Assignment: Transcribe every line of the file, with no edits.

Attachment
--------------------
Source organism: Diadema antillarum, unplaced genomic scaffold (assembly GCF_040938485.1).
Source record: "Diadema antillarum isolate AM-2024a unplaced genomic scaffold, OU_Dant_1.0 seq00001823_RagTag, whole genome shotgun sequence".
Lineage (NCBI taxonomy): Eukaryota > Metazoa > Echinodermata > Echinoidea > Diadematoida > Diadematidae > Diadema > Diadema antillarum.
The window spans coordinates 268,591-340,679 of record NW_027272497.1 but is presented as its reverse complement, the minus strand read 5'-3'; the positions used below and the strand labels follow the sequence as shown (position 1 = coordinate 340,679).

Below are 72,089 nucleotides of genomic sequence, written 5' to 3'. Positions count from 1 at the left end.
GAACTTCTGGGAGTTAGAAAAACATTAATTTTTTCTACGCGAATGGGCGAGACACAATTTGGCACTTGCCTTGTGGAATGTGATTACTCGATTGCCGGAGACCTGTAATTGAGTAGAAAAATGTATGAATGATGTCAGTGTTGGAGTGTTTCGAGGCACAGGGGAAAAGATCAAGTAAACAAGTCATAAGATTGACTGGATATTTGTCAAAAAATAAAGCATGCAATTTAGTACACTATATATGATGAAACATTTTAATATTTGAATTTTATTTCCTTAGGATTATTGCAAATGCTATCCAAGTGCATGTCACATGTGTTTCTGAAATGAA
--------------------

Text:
Source organism: Diadema antillarum, unplaced genomic scaffold (assembly GCF_040938485.1).
Source record: "Diadema antillarum isolate AM-2024a unplaced genomic scaffold, OU_Dant_1.0 seq00001823_RagTag, whole genome shotgun sequence".
Lineage (NCBI taxonomy): Eukaryota > Metazoa > Echinodermata > Echinoidea > Diadematoida > Diadematidae > Diadema > Diadema antillarum.
The window spans coordinates 268,591-340,679 of record NW_027272497.1 but is presented as its reverse complement, the minus strand read 5'-3'; the positions used below and the strand labels follow the sequence as shown (position 1 = coordinate 340,679).

Below are 72,089 nucleotides of genomic sequence, written 5' to 3'. Positions count from 1 at the left end.
GAACTTCTGGGAGTTAGAAAAACATTAATTTTTTCTACGCGAATGGGCGAGACACAATTTGGCACTTGCCTTGTGGAATGTGATTACTCGATTGCCGGAGACCTGTAATTGAGTAGAAAAATGTATGAATGATGTCAGTGTTGGAGTGTTTCGAGGCACAGGGGAAAAGATCAAGTAAACAAGTCATAAGATTGACTGGATATTTGTCAAAAAATAAAGCATGCAATTTAGTACACTATATATGATGAAACATTTTAATATTTGAATTTTATTTCCTTAGGATTATTGCAAATGCTATCCAAGTGCATGTCACATGTGTTTCTGAAATGAA